Our campaigns team help people affected by mental illness have a voice about the issues that they care about.
Following the successful ‘Meet your CCG’ campaign last year, Rethink Mental Illness has published the ‘Progress through Partnership’ report. This report highlights low levels of co-production within the design of mental health services, and identifies ways in which CCGs can be supported to involve experts by experience more.
As MPs set off for their summer break following the General Election, Chris from our campaigns team reflects on a busy six months and how, together with our supporters, we are helping shape mental health policy and ensuring that people with mental illness have a voice.
Denise, a mental health campaigner, shares her distressing experiences of applying for financial support. She wants the next Government to make sure that people with severe mental illness receive the right support if they are not well enough to work, or when they are trying to get back to work.
Rethink Mental Illness is calling on the next Government to ensure everyone severely affected by mental illness can access the support they need through better funded and designed mental health services.
Supported housing gives people with mental illness opportunities that most of us take for granted. For example, Mark now has the chance to get a job and drive a car again. “My goals now are to build my confidence...my new flat is really close to where I was living before, so I know all the bus routes into town and the local area, and that makes the change so much easier
Back in March Gillian Connor, Head of Policy and Development at Rethink Mental Illness, gave evidence to the Communities and Local Government and the Work and Pensions Select Committees .These Committees, made up of MPs from across political parties, is undertaking a joint inquiry on the government’s proposals for supported housing.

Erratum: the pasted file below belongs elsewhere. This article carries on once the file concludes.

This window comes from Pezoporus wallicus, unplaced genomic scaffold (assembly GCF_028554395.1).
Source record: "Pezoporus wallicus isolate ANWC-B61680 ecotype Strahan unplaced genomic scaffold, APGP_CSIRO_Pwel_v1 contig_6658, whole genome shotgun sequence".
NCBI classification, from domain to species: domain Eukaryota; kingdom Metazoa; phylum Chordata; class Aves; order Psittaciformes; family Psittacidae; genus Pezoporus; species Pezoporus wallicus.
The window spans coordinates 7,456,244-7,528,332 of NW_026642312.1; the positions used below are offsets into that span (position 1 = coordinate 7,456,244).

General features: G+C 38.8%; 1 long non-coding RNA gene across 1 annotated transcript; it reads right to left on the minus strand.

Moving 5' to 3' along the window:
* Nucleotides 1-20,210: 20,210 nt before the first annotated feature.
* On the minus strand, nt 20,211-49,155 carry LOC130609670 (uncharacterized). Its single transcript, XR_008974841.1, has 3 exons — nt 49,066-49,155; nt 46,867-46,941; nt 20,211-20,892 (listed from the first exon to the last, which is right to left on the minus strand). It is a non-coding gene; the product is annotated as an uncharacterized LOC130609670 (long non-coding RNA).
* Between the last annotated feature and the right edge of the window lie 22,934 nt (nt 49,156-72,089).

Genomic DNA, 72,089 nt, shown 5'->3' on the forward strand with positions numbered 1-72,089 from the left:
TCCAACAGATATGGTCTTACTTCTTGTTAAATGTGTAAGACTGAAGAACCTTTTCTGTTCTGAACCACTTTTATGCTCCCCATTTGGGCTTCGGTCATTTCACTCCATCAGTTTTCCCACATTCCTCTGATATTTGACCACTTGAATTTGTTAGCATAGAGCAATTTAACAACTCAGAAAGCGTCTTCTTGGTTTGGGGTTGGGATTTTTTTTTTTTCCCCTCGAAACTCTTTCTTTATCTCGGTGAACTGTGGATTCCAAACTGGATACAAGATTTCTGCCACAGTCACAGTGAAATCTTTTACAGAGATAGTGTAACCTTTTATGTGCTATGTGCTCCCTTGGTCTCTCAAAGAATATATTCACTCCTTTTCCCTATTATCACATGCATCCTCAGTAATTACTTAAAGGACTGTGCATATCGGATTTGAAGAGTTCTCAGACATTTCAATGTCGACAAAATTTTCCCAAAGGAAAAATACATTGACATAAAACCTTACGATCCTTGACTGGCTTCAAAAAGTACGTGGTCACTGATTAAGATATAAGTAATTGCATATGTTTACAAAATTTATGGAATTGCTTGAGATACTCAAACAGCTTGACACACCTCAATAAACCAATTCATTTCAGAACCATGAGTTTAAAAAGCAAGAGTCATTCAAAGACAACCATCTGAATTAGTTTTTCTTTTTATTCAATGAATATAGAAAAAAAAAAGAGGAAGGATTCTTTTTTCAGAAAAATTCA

Below we hear from, Danielle Hamm, who has been the Associate Director responsible for Campaigns and Policy at Rethink Mental Illness since January 2016.
Did you know that four million people across the UK have money worries due to their mental health? In this special blog to mark the launch of the new partnership with Lloyds Banking Group which will enable us to create a new UK-wide Mental Health and Money Advice Service, Chris explains how having a mental illness can at times affect the way we handle money and why the new service is so important.
This morning, Monday 9th January, Prime Minister Theresa May unveiled new plans aimed to remove the ‘hidden injustice’ faced by people living with mental illness in the UK.
I was proud to give evidence to the Work and Pensions Select Committee this morning, representing people with mental health problems by arguing for personalised, evidence based employment support for people who feel ready to work. The Committee, made up of MPs from across political parties, is responsible for scrutinising the work of the Department of Work and Pensions (DWP). They were interested in hearing about the support people living with a range of health conditions might need to return to work so they can make strong recommendations to the DWP about how they can improve the system.